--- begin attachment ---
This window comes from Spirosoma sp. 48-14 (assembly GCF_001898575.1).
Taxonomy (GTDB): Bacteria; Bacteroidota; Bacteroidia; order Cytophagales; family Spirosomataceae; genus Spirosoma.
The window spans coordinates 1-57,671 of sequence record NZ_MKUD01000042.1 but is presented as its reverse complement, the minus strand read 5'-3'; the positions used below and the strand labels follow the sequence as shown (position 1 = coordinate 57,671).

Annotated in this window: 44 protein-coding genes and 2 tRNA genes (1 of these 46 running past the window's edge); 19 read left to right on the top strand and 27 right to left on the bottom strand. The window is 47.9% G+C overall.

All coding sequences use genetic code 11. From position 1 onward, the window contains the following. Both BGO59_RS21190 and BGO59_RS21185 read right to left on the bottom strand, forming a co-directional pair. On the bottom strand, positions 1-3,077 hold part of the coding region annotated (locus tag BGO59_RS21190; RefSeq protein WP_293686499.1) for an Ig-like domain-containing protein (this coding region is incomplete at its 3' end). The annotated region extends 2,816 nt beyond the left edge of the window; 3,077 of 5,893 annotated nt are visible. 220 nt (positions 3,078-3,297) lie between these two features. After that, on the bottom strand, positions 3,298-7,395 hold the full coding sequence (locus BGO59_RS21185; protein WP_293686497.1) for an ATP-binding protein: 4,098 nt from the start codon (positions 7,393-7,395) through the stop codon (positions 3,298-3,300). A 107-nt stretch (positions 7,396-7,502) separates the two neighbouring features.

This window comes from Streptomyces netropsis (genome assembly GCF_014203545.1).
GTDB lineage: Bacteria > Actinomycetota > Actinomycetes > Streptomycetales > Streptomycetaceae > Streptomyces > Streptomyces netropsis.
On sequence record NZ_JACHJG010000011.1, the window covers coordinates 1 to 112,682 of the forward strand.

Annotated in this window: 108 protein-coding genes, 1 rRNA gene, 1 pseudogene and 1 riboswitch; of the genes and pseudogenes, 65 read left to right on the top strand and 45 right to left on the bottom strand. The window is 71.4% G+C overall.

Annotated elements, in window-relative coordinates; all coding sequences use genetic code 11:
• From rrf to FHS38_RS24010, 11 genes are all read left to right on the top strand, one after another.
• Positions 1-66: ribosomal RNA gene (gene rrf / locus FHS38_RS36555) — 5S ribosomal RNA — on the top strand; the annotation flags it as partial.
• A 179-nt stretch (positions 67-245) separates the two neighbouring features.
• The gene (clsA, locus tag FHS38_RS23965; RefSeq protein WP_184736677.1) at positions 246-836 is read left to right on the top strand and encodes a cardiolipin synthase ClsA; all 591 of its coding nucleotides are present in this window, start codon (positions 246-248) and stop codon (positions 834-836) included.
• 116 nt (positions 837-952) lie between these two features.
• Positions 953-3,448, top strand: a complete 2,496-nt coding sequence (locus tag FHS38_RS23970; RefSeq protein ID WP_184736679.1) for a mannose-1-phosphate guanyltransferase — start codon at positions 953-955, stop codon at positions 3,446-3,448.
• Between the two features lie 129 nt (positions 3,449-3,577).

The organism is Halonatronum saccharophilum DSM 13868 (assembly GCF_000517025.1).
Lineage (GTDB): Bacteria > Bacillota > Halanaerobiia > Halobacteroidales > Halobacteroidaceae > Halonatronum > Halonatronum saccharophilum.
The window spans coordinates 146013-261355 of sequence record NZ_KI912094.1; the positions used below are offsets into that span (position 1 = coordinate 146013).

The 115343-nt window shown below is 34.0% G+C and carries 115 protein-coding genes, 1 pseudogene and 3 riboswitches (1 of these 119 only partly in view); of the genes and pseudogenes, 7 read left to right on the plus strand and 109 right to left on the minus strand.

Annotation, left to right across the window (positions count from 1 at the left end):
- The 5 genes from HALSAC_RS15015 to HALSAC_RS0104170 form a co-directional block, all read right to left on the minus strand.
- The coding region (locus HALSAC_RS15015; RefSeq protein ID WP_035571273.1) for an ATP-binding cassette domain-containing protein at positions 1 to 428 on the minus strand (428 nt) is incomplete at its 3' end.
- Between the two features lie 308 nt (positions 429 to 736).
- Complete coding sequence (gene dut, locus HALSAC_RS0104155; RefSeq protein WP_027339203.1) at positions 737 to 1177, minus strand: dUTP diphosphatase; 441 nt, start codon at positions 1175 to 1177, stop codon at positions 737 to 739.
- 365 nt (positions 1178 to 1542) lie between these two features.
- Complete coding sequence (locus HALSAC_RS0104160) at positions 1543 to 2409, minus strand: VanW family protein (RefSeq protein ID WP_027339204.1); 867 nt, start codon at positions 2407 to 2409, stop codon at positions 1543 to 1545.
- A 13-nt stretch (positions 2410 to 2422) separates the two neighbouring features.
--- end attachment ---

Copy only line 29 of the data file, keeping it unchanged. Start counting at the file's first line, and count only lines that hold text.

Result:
- A 13-nt stretch (positions 2410 to 2422) separates the two neighbouring features.